2. You’ve lost contact with your parent(s):

When a student has lost all contact with their parent(s) but does not meet the criteria for an independent student, a FAFSA can still be submitted without parent information. In these cases, the student must work with the Financial Aid Office of their intended school to determine how to proceed. Often, specific documentation must be provided supporting the claim that all ties have been lost. 

3. Your parent is unwilling or unable to provide financial information:

Sometimes, parents can’t or won’t provide the information required to complete a FAFSA application. There are a number of reasons why this may be the case, including strained relationships, students no longer living at home, or mistaken beliefs about how the financial information may be used.

Is it better to not share parent financial information?

Some parents mistakenly think their student will get more financial aid if they don’t provide their information on the FAFSA. In truth, it is rare for a student to get an independent designation for FAFSA purposes. These situations end up being managed between the student and the intended college, usually resulting in a student qualifying for loans only.  

Dependant vs. independent FAFSA status examples

In my experience as a high school and college counselor, I have seen many students declared independent based on the standard criteria shared above. However, I have seen only one instance where a student’s dependency status was changed from dependent to independent without a life-changing event, like a marriage, birth of a child, etc. 

I worked with a community college student whose parents took the student’s younger sister and left town without a trace. The parents changed their cell numbers and were completely unreachable. Months passed by the time the student came to me asking if I could help her. Even in this extreme circumstance, it was a challenge to get her dependency status changed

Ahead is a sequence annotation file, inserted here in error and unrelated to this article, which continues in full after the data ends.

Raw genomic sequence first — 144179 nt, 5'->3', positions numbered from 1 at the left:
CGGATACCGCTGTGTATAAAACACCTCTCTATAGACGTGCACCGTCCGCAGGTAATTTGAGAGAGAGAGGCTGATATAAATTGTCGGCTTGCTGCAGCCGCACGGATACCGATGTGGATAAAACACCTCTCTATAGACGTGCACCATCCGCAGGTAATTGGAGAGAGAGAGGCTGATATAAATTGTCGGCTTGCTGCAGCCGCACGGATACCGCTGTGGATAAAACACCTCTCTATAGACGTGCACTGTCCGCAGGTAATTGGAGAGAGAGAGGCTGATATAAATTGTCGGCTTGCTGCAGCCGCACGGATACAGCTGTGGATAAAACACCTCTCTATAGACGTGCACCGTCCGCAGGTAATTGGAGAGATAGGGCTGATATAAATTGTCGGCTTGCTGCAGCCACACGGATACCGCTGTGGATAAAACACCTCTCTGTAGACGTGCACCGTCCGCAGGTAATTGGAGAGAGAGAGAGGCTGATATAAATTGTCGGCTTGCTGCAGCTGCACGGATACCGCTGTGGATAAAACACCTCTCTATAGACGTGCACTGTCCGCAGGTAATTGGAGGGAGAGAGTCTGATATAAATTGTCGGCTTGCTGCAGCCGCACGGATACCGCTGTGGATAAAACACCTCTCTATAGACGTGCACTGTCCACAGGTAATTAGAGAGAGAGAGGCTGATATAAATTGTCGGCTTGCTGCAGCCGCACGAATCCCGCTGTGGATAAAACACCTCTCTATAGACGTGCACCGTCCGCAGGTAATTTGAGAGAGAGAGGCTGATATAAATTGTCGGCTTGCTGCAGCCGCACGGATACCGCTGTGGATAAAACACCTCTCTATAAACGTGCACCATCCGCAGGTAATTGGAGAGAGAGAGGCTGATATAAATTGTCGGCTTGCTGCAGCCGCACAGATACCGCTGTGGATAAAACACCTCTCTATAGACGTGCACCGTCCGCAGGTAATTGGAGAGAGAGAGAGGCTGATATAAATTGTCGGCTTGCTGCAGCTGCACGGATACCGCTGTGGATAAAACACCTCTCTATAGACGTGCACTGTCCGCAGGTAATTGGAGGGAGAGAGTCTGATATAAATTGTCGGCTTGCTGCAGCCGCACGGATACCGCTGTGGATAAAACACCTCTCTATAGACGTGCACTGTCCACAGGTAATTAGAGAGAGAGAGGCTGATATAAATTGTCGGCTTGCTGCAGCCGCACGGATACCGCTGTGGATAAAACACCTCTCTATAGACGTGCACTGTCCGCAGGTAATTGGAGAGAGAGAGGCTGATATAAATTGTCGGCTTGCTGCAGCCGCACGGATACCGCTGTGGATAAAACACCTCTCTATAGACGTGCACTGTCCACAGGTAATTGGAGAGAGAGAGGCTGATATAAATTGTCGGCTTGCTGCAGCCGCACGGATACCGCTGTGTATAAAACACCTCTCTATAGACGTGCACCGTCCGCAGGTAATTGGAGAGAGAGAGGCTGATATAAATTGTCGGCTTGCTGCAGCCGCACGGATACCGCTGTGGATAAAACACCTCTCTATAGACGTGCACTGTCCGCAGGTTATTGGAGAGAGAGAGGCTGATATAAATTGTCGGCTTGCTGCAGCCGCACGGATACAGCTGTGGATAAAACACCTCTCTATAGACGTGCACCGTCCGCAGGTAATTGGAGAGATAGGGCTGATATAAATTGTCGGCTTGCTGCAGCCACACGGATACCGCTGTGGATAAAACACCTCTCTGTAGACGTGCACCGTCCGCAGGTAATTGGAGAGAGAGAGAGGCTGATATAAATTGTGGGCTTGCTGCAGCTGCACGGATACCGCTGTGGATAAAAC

In general, it’s important to note that when any circumstances change after a FAFSA has been filed, you should always let the Financial Aid Office of the intended school know. This applies to changes in dependency status as well as changes in one’s financial picture (job loss, job change, etc…). 

Why you need to be truthful on the FAFSA

When filing a FAFSA, it is important to fill it out truthfully and simply accept the resulting SAI. Attempting to “finesse” the FAFSA in hopes of a better financial reward is fraudulent, and if discovered, penalties can range from being required to pay back awarded funds to fines and imprisonment. 

Final thoughts on dependency status and the FAFSA

The basic takeaway here is that you need to complete your FAFSA application each year. The sooner, the better, too. Be truthful on the application and follow the guidelines. Your dependency status is simply another piece of information about you. 

Being declared dependent or independent on FAFSA may affect your financial picture in the eyes of colleges, but it will not prevent a college from awarding you money through other means.